Synthesis, Characterization, and Fluorescence Behavior of Oxidized Biochar Particles
Bethany R. Davies
Biochar is made through a simple combustion method from any biomass. In this work, we produced fluorescent carbon-based particles using a hydrothermal process whereby biochar and hydrogen peroxide reacted; three separate sources of biomass were investigated. The synthesized particles were characterized via the following spectroscopic methods: Infra-Red, Ultraviolet-Visible, Fluorescence, and Nuclear Magnetic Resonance. The spectroscopic results suggest the presence of a conjugated carbon lattice with nitrogen and multiple oxygen-containing functional groups. All three biochar-based carbon particles exhibit similar strong fluorescent behavior when excited by light in the ultra-violet to near-visible range, with fluorescence occurring in the visible region over a range of approximately 300 nm with an emission maximum in the 430-450 nm region. The physical and fluorescence characteristics of these particles makes them an ideal candidate for future research into a safe, green, and cost-effective biosensor. Additionally, the minimal waste produced in this synthesis suggests a possible economically viable method for the large-scale production of fluorescent materials.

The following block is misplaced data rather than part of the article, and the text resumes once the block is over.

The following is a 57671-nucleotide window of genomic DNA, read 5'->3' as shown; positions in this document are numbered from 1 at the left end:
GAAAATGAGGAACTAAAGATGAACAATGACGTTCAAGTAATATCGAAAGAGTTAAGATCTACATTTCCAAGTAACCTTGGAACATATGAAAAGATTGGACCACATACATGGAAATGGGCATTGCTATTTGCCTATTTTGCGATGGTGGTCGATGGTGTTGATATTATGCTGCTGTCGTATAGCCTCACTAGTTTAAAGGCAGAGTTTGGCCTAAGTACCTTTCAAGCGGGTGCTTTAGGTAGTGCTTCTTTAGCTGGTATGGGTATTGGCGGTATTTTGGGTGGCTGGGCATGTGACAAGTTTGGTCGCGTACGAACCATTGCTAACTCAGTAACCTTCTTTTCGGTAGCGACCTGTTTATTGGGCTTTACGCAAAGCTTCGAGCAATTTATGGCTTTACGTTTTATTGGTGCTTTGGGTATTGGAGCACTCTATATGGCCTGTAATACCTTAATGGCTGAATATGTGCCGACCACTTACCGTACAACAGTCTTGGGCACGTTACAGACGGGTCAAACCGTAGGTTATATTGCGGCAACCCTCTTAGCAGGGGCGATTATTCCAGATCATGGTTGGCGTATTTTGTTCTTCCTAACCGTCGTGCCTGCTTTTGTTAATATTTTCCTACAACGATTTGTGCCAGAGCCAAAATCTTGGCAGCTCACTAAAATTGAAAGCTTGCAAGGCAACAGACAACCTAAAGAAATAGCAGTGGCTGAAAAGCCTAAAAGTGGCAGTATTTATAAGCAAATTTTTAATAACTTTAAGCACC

Garry S. Crosson
Primary Advisor's Department
Stander Symposium project, College of Arts and Sciences
United Nations Sustainable Development Goals
Responsible Consumption and Production
"Synthesis, Characterization, and Fluorescence Behavior of Oxidized Biochar Particles" (2020). Stander Symposium Projects. 1787.
This presentation was given live via Zoom at 1:00 p.m. (Eastern Time) on Wednesday, April 22.